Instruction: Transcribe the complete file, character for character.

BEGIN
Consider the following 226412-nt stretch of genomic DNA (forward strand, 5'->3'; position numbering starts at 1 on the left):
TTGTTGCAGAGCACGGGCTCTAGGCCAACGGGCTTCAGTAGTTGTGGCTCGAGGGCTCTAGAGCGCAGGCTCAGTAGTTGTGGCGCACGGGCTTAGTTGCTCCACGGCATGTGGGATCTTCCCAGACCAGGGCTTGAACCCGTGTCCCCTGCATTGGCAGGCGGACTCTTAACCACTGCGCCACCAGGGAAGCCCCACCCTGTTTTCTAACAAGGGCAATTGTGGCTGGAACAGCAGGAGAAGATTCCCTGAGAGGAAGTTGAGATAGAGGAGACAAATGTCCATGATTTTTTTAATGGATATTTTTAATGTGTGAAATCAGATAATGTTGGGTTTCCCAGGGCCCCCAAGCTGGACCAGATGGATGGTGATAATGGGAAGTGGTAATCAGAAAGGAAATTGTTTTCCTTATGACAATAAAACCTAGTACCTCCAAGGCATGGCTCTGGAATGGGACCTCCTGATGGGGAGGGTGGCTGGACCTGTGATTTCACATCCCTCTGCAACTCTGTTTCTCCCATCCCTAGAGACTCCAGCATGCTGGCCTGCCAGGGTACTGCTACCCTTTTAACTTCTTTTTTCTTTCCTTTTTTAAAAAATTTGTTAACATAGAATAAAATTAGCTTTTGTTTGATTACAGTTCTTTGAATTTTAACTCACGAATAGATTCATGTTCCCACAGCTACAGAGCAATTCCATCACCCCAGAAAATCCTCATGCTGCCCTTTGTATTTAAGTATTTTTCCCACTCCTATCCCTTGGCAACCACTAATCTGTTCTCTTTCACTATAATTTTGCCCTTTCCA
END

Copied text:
Consider the following 226412-nt stretch of genomic DNA (forward strand, 5'->3'; position numbering starts at 1 on the left):
TTGTTGCAGAGCACGGGCTCTAGGCCAACGGGCTTCAGTAGTTGTGGCTCGAGGGCTCTAGAGCGCAGGCTCAGTAGTTGTGGCGCACGGGCTTAGTTGCTCCACGGCATGTGGGATCTTCCCAGACCAGGGCTTGAACCCGTGTCCCCTGCATTGGCAGGCGGACTCTTAACCACTGCGCCACCAGGGAAGCCCCACCCTGTTTTCTAACAAGGGCAATTGTGGCTGGAACAGCAGGAGAAGATTCCCTGAGAGGAAGTTGAGATAGAGGAGACAAATGTCCATGATTTTTTTAATGGATATTTTTAATGTGTGAAATCAGATAATGTTGGGTTTCCCAGGGCCCCCAAGCTGGACCAGATGGATGGTGATAATGGGAAGTGGTAATCAGAAAGGAAATTGTTTTCCTTATGACAATAAAACCTAGTACCTCCAAGGCATGGCTCTGGAATGGGACCTCCTGATGGGGAGGGTGGCTGGACCTGTGATTTCACATCCCTCTGCAACTCTGTTTCTCCCATCCCTAGAGACTCCAGCATGCTGGCCTGCCAGGGTACTGCTACCCTTTTAACTTCTTTTTTCTTTCCTTTTTTAAAAAATTTGTTAACATAGAATAAAATTAGCTTTTGTTTGATTACAGTTCTTTGAATTTTAACTCACGAATAGATTCATGTTCCCACAGCTACAGAGCAATTCCATCACCCCAGAAAATCCTCATGCTGCCCTTTGTATTTAAGTATTTTTCCCACTCCTATCCCTTGGCAACCACTAATCTGTTCTCTTTCACTATAATTTTGCCCTTTCCA